Fifa has contacted the Thailand government over the case of Bahraini footballer Hakeem Al-Araibi.
The 25-year-old, who holds refugee status in Australia, is being held in a Bangkok prison on an Interpol warrant issued by Bahrain.
He was sentenced in Bahrain for vandalism but denies the charges.
In a letter to Thai Prime Minister Prayut Chan-o-cha, Fifa says the former Bahrain player is “at serious risk of mistreatment in his home country”.
The footballer fled to Australia in 2014. He was granted political asylum in 2017 and plays for Melbourne football club Pascoe Vale.
In 2014, he was sentenced in absentia in Bahrain to 10 years in prison for vandalising a police station.
He was on a holiday in Thailand when authorities detained him at a Bangkok airport on 27 November.
He fears he will be tortured and possibly killed if he is extradited back to his home country and in an interview with the Guardian newspaper, said the ongoing case had left him “terrified” and “losing hope”.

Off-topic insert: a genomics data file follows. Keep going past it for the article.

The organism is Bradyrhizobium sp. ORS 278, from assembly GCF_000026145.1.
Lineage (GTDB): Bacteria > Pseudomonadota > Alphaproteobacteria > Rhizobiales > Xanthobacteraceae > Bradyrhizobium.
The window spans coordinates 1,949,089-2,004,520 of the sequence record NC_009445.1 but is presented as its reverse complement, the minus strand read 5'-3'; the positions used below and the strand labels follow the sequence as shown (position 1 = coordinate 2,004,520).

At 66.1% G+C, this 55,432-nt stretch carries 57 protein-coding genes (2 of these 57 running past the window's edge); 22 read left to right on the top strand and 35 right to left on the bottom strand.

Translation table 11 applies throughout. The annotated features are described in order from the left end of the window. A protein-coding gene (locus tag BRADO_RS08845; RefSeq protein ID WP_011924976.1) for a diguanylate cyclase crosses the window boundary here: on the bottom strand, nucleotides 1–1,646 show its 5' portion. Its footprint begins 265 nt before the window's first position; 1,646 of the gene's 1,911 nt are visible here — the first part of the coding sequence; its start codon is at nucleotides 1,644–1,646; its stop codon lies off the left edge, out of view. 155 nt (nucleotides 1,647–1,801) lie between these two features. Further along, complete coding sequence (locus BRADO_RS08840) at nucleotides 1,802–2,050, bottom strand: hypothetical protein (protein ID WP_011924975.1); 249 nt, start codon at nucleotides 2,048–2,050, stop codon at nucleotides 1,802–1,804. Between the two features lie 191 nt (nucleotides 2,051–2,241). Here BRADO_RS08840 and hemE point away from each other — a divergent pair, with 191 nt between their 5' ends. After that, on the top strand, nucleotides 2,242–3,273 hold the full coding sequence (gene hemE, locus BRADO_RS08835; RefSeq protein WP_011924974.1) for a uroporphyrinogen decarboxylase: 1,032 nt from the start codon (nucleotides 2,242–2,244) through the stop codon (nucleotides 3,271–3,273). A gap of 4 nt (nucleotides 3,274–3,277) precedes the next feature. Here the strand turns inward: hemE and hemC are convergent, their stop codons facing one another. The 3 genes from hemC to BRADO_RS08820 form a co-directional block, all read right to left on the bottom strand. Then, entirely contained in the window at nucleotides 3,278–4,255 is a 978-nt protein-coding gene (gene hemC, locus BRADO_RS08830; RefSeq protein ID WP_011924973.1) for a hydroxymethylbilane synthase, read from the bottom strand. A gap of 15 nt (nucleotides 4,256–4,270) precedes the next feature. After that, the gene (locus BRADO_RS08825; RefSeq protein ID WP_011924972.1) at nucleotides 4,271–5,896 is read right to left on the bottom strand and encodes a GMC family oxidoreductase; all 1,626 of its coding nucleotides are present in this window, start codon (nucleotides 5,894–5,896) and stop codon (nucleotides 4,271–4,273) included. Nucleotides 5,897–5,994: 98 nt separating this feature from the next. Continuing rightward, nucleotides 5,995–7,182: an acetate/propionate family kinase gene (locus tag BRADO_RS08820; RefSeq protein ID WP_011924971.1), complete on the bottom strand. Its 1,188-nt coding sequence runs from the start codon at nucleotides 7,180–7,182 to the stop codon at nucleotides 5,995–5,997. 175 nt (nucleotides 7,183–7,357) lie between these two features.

Fifa general secretary Fatma Samoura has contacted the prime minister seeking a speedy resolution to the case.
“This situation should not have arisen, in particular, since Mr Al-Araibi now lives, works and plays as a professional footballer in Australia, where he has been accorded refugee status,” she said in the letter.
“As stated publicly on several occasions, Fifa is respectfully urging the authorities of the Kingdom of Thailand to take the necessary steps to ensure that Mr Al-Araibi is allowed to return safely to Australia at the earliest possible moment, in accordance with the relevant international standards.
“We would like to kindly ask for a meeting with a high-level representative of your government at the earliest possible convenience.
“The objective of the meeting would be to discuss the situation of Mr Al-Araibi and receive first-hand information on the status of the proceedings. The meeting would be joined by representatives from Fifa and FlFPro, the global union of professional football players.”
Al-Araibi has been a vocal critic of Bahraini authorities and Human Rights Watch (HRW) says he is also being targeted because of his brother’s political activism.
Last year, he told HRW that he had already been tortured in Bahrain following Arab Spring protests in 2012.